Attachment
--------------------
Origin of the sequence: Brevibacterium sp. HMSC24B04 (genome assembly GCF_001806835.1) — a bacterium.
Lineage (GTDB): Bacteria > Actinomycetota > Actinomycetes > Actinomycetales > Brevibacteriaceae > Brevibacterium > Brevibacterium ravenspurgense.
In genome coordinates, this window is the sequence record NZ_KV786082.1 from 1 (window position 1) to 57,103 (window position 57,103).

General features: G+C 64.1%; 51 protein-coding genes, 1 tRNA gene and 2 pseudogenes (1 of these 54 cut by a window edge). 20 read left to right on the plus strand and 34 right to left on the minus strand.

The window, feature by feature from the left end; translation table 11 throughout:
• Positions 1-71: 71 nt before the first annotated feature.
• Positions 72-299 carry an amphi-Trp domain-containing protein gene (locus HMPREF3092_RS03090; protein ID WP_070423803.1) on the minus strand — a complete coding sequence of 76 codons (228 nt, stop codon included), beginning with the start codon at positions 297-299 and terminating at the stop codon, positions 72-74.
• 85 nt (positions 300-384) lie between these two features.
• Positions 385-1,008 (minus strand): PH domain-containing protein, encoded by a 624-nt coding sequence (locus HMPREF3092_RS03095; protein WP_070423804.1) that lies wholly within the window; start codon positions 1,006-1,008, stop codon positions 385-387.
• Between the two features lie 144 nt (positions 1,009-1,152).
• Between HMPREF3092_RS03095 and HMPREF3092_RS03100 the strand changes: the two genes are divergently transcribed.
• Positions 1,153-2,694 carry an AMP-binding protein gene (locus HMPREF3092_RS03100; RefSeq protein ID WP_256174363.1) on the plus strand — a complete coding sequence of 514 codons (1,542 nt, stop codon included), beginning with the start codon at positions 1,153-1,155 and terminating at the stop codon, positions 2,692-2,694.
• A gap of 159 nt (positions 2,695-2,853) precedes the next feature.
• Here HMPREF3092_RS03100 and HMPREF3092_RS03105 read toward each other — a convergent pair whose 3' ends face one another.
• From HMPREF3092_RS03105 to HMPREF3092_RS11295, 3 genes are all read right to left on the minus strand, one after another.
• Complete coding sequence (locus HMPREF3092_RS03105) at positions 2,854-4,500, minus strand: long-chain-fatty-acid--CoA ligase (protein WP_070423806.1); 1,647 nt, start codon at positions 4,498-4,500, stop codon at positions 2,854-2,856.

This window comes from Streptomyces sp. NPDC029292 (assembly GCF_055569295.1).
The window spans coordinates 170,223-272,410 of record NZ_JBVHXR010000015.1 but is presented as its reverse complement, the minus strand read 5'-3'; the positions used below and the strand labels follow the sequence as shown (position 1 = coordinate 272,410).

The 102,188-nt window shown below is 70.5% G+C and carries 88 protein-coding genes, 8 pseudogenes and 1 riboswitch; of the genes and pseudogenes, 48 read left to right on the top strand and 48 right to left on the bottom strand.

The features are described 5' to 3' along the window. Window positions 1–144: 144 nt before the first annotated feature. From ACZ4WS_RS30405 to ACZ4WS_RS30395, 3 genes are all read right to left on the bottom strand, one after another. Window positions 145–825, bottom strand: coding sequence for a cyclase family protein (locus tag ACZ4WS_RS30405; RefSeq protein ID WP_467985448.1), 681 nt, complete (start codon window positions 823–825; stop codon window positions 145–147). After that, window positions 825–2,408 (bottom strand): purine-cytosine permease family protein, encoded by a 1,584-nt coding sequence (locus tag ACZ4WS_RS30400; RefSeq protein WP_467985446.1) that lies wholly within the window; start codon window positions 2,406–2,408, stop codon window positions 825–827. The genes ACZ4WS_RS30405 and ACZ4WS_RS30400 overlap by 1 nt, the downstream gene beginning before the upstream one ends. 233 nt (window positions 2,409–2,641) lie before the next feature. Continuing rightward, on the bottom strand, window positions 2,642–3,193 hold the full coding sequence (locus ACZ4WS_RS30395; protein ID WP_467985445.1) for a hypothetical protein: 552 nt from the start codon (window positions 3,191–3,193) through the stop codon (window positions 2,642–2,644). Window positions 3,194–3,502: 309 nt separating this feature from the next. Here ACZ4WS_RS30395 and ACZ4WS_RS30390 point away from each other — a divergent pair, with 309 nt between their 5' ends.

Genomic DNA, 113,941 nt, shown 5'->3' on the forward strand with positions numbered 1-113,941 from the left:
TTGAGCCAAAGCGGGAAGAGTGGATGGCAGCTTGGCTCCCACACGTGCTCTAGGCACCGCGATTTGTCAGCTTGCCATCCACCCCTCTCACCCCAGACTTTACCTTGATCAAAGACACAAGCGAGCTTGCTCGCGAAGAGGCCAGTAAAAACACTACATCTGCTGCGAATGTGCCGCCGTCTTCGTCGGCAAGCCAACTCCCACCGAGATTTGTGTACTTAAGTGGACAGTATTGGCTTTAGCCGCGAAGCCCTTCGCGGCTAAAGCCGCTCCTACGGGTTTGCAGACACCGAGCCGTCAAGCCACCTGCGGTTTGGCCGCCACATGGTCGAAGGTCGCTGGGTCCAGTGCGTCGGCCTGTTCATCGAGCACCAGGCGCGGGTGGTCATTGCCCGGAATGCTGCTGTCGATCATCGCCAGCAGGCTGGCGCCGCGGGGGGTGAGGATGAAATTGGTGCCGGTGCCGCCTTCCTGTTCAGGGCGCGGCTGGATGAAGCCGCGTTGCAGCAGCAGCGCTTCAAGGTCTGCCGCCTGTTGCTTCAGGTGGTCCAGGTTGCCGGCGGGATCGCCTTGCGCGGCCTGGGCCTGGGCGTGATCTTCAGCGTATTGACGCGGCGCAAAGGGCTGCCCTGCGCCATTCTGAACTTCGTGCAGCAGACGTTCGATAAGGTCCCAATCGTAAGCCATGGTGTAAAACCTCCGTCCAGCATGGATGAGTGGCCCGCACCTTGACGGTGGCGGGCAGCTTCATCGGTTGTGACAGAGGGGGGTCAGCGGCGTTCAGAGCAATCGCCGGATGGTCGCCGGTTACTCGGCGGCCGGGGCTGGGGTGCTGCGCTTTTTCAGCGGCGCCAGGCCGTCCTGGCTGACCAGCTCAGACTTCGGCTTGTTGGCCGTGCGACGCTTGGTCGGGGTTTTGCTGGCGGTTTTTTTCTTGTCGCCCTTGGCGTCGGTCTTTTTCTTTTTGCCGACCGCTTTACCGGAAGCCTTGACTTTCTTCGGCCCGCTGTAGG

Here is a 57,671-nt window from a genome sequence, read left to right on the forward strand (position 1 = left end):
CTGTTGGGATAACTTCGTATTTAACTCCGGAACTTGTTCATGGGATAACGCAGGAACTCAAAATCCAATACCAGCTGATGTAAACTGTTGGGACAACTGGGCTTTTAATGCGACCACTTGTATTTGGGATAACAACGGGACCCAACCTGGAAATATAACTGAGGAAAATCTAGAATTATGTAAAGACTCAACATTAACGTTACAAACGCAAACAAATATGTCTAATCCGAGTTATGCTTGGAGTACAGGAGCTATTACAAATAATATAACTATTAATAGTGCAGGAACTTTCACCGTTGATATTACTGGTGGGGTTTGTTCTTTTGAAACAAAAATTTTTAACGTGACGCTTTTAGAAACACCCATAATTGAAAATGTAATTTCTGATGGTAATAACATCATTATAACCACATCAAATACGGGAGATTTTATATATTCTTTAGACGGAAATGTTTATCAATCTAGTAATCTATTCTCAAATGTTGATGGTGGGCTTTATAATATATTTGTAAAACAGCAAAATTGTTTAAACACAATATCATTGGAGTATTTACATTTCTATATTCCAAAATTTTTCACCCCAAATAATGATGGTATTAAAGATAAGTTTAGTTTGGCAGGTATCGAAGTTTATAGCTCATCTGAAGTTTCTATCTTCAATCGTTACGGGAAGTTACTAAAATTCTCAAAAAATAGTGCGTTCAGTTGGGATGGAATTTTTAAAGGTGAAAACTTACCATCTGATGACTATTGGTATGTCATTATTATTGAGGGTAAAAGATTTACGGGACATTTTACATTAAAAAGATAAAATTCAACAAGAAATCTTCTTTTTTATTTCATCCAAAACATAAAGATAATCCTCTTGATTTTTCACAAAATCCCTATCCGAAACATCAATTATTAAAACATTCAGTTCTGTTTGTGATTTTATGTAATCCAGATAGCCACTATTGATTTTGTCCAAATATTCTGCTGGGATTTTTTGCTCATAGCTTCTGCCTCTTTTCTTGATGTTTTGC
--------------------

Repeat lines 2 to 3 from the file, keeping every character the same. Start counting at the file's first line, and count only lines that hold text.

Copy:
Lineage (GTDB): Bacteria > Actinomycetota > Actinomycetes > Actinomycetales > Brevibacteriaceae > Brevibacterium > Brevibacterium ravenspurgense.
In genome coordinates, this window is the sequence record NZ_KV786082.1 from 1 (window position 1) to 57,103 (window position 57,103).